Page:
This re-telling quickly led to an EU ban. This example shows that conservation scientists can reframe the meaning of their evidence so that it speaks more directly to a salient political context. Identifying hooks outside of nature conservation is vital to increase the saliency of scientific advice, and chances to do this could be missed by focusing on producing more evidence.

    Seizing opportunities to argue differently can be productive, further illustrated by Balmford's assessment of water management in South Africa. In this case, conservation biologists discovered the substantial threat invasive plant species e. After struggling to influence policy initially, conservation scientists experienced a substantial research impact by persuading the government to set into motion a widespread non-native removal plan.

    Balmford argues that scientific evidence became influential because it was used to approach the problem of non-native plant species from a range of angles. In presenting knowledge to the government, it was clearly argued that human well-being and an ability to tackle social inequality were inextricably linked to ecosystem health.

    In , Working for Water employed around 25, people in projects to eradicate non-native species across South Africa, providing jobs for some of the poorest people in the country whilst achieving conservation benefits. This is clearly illustrated, for example, by polls conducted for the European Union elections in which climate change and the environment fell far behind issues relating to the economy, immigration, and crime, in terms of electoral importance EU Commission Protecting nature, therefore, is rarely likely to be the priority of most policy makers, and scientists would, therefore, benefit from presenting evidence in such a way as ensures conservation contributes to other issues.

    It is true that there is relatively little well-developed theory of policy advice for scientists to follow Owens However, drawing inspiration from the astute reframing of the RSPB wild bird campaign and Working for Water discussed previously, it is possible to recognize the value of discursively narrating policy-relevant knowledge wherever possible.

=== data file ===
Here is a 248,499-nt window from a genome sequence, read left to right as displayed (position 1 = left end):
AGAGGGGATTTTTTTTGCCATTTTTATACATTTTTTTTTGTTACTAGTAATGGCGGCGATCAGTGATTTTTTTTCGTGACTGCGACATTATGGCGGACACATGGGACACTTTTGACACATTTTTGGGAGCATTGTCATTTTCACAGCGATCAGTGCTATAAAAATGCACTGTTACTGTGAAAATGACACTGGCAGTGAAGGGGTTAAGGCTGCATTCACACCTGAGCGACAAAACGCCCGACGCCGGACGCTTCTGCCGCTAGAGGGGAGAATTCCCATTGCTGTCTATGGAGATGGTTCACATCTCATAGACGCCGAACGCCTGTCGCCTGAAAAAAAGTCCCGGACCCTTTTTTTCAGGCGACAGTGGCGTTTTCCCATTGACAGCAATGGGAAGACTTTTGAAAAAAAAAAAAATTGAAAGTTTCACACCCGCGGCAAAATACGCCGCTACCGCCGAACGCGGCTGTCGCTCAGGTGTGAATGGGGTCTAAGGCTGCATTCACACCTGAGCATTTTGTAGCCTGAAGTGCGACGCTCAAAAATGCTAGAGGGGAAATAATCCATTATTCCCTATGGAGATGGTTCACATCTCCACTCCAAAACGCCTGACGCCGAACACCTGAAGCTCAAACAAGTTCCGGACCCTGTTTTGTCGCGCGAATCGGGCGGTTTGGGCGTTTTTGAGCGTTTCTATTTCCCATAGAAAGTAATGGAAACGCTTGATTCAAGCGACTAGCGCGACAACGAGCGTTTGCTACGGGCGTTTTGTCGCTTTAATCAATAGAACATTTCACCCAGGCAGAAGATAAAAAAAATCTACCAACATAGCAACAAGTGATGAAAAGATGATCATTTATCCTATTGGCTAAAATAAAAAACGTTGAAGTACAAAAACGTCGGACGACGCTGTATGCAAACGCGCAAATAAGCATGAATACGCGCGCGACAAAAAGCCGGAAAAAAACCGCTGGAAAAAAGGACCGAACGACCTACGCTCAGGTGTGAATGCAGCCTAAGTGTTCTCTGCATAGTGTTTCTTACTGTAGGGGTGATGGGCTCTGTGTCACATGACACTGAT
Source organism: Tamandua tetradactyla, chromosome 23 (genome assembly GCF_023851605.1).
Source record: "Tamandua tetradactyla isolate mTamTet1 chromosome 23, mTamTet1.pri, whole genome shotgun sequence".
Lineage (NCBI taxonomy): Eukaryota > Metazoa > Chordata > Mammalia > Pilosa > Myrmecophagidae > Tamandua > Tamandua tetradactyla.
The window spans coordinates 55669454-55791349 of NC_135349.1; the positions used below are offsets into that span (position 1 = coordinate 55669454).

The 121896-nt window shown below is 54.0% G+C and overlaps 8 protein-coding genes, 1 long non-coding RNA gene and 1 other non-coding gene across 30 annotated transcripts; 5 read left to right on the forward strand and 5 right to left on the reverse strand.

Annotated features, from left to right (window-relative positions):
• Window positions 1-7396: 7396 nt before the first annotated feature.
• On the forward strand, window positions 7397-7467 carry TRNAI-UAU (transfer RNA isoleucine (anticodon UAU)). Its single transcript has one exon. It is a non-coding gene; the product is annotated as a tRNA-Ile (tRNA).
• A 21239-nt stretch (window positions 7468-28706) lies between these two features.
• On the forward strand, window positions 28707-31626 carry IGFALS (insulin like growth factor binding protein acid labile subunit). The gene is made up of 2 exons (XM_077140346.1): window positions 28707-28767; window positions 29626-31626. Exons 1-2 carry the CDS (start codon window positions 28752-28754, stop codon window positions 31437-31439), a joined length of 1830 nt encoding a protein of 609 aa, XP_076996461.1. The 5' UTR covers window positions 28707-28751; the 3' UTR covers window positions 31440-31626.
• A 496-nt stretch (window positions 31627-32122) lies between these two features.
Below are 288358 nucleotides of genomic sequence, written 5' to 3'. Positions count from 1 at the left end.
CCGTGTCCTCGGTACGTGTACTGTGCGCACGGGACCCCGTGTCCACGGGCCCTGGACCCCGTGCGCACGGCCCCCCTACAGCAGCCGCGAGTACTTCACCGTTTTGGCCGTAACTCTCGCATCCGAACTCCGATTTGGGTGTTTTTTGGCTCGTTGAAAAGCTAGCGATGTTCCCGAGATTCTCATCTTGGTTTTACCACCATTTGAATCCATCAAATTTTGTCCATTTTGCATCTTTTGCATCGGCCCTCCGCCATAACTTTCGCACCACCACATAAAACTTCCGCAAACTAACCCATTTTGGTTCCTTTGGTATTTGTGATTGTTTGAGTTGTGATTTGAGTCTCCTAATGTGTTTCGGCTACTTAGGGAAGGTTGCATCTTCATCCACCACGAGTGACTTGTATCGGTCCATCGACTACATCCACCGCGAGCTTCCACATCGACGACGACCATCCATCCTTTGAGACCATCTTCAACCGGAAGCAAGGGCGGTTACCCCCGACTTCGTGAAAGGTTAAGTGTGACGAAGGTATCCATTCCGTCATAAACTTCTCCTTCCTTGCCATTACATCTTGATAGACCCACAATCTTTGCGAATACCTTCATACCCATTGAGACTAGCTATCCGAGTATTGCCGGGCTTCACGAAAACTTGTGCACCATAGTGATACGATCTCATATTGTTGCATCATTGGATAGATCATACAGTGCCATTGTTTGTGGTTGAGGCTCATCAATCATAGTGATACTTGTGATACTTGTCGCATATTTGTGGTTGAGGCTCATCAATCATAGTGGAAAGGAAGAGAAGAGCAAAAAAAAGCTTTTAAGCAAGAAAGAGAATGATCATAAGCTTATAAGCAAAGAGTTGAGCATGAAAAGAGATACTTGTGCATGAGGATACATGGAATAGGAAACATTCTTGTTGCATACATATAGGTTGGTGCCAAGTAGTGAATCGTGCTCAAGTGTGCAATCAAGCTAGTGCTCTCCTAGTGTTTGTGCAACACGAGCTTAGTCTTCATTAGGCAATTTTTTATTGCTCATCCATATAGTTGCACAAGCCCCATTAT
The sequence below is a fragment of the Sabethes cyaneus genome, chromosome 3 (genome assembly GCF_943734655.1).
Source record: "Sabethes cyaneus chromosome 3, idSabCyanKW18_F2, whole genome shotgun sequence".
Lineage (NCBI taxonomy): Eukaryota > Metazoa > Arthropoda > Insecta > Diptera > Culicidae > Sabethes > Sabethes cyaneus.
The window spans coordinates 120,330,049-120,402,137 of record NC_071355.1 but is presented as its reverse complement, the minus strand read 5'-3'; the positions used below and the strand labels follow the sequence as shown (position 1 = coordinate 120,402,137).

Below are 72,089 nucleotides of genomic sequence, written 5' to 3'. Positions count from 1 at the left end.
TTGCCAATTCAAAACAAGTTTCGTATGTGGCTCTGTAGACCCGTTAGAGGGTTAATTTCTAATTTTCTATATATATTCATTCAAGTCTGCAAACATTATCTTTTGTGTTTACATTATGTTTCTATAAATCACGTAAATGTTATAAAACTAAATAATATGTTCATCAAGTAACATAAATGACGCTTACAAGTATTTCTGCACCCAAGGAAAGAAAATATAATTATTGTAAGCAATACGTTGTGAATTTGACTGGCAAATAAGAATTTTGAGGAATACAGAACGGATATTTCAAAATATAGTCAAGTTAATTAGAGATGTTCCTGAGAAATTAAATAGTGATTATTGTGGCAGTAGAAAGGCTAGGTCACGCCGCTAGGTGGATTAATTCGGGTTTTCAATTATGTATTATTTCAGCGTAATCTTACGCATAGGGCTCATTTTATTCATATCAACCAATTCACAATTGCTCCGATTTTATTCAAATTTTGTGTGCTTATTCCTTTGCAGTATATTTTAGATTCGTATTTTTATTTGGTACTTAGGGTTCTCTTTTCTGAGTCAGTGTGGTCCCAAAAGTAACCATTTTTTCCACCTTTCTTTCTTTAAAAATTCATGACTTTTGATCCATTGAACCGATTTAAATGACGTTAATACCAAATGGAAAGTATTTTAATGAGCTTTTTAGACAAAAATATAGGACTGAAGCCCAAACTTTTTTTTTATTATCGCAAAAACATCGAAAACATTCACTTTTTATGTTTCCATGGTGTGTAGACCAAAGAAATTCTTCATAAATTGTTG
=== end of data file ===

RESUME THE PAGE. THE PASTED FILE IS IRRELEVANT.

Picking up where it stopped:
I argue that 2 ideas could be embraced that increase the political salience of conservation evidence and more importantly that these points can be easily and efficiently employed by scientists. It is useful to offer lessons about how conservation scientists can harness the skills required for politically astute reframing of evidence.

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    I attempt specifically to make my advice accessible to all conservation scientists, whether directly involved in policy discussions or not. Being a conservation scientist does not mean one is not capable of keeping up with changes in political context Young et al. In the case of the Conservative party, the major part of the U.

    Coalition Government which came to power in , it was widely reported that localist forms of governance were supported; thus, conservationists might have seized upon this as a framework with which to argue for nature. In the vision of Takacs , scientists could begin to take chances to protect nature by constructing stories not akin to traditional arguments.

    This is perhaps an area in which conservation scientists miss opportunities although the idea of ecosystem services, for example, has been seized upon ; they sometimes rely on the strength of evidence alone and the persuasiveness of protecting nature for nature's sake, a value not shared by everyone. Doing so may, of course, require more work to identify and measure ecosystem services vital for social well-being.

    However, in addressing concerns about adopting a policy-relevant approach, there are risks. Furthermore, the RSPB achieved short-term success in terms of affecting a ban on trade of wild birds and highlighted that animal welfare is less salient than other framings, potentially undermining ethical arguments to protect nature. Instead, policy-relevant evidence can be deployed alongside arguments to protect nature for its own sake, adding to the toolbox available to conservation scientists who wish to influence policy. Following on from the premise of reframing evidence, it is further important to help conservation biologists gain useful skills to identify pressing political issues more often, and it is vital to identify techniques that are relatively easy to learn.